The world’s first “novel” explores the meaning of immortality with the god-man Gilgamesh and his beloved Enkidu. The Buddha is sometimes represented in erotic relation to his disciple, Ananda. The first humans in the Inuit culture were two men (Adam and Steve, if you will). Even that stereotypical Greek womanizer god Zeus could not resist the charms of Ganymede and made him his cup-bearer, a permanent position, not just a passing fancy. The Hindu god Shiva is still worshiped as a penis, and Agni, the fire god, swallows Shiva’s semen.
But what about Jesus, the figure considered divine by many in our culture? If The Da Vinci Code, which claims that Jesus and Mary Magdalene were married, can receive so much attention when there is so little to support that claim, imagine the furor if folks actually looked at the evidence that Jesus liked guys!
This idea is not new. John is known as “the beloved disciple.” Throughout the ages, stories about Jesus’s love of men continued. Ironic for the Bible-thumpers is King James I, for whom the famous English translation is named. James, whose beloved was George Villiers, Earl of Buckingham, is recorded as saying, “Christ had His John, and I have my George.”
But in 1958 an ancient text was discovered that supports the tradition that Jesus loved men.
Of course, the formation of the gospels is a difficult and technical field, and for details I suggest consulting the Wikipedia entry and the notes in the Jesus Seminar edition of The Complete Gospels. These concerns are part of a larger question, explored most notably by Albert Schweitzer in his classic book, The Quest for the Historical Jesus, which asks whether, regardless of our relation to the Jesus of faith, we can ever have a reliable historical account, since even the four canonical gospels present very different images of Jesus.
Nonetheless, it does appear that in Alexandria at least by the first century, there were two versions of Mark in use, one for the public and the “Secret Gospel of Mark,” intended for the advanced. Some have insisted that the Secret Gospel must be a hoax, but the fact that the text solves the gap between the two parts of Mark 10:46 is a strong argument for its authenticity. Authenticity does not mean it is factual; it does mean that this was the belief of the ancient writer.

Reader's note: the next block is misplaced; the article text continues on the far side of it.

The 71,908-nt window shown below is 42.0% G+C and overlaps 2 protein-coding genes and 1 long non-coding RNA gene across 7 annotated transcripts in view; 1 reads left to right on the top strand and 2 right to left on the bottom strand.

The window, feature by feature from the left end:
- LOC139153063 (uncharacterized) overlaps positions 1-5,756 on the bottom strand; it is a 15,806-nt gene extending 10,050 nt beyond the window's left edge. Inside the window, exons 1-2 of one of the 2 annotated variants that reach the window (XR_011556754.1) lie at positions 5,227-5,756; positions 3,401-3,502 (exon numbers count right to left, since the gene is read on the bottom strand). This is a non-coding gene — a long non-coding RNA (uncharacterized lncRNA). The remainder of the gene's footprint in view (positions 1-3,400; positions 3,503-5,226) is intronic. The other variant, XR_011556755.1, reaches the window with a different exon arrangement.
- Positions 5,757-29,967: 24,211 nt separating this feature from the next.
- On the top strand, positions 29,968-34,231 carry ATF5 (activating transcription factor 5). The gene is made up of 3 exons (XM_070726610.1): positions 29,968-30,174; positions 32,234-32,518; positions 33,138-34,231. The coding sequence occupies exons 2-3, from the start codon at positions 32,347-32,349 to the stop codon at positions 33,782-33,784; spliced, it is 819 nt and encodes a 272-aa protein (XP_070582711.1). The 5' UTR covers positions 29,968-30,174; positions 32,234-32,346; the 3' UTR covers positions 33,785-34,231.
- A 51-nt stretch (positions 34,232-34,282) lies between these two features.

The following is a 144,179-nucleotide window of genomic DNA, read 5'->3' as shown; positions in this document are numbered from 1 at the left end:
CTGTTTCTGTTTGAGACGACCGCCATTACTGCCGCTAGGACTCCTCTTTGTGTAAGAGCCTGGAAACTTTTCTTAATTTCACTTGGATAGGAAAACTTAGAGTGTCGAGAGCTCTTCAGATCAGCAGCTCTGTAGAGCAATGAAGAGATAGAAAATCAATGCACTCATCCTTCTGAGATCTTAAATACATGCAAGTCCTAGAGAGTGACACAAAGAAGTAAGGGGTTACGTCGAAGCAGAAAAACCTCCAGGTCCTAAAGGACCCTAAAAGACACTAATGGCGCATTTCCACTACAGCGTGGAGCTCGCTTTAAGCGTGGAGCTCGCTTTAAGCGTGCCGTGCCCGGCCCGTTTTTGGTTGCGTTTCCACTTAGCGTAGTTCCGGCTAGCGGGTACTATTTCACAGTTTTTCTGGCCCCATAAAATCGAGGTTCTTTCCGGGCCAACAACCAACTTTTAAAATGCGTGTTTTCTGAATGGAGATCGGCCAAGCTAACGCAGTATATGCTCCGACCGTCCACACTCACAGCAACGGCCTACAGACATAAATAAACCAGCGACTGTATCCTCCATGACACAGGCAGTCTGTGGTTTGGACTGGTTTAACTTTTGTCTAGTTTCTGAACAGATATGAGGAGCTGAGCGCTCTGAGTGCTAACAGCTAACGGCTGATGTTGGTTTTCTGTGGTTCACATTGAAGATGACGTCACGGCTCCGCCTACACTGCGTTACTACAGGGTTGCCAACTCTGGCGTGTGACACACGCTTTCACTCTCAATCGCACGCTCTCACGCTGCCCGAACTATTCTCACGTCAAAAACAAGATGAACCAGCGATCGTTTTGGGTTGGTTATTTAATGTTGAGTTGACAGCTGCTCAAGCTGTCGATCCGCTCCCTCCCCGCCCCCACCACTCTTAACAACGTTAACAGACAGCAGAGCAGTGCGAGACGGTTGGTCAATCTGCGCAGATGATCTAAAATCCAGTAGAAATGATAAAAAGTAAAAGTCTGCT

What does the text say?
The first fragment, placed after Mark 10:34, tells of Jesus raising a young man from the dead. The text continues, “The young man looked at Jesus, loved him, and began to beg to be with him. Then they left the tomb and went into the young man’s house. (Incidentally he was very rich.) Six days later Jesus gave him an order; and when evening had come, the young man went to him, dressed only in a linen cloth. He spent that night with him, because Jesus taught him the mystery of God’s domain.”
The second fragment follows the first part of Mark 10:46, “Then they came to Jericho.” The newly discovered text simply reports, “The sister of the young man whom Jesus loved was there, along with his mother and Salome, but Jesus refused to see them.”
Remember that, according to tradition, Jesus was never married, an unusual situation for a Jewish leader of his time. Also recall that Jesus, without any reported qualms, healed the centurion’s servant, a euphemism in those days for sexual partner.
Whatever your faith, in every religion with which I am acquainted, sometimes in corners darkened by today’s persistent prejudice, there is evidence of same-sex love as a spiritual path of wonder, power and majesty.
What can anyone be more proud of than love?
The Rev Vern Barnet, DMn., does consulting, teaching, and writing for religious and educational organizations here. His Kansas City Star column appears each Wednesday. Vern can be reached at

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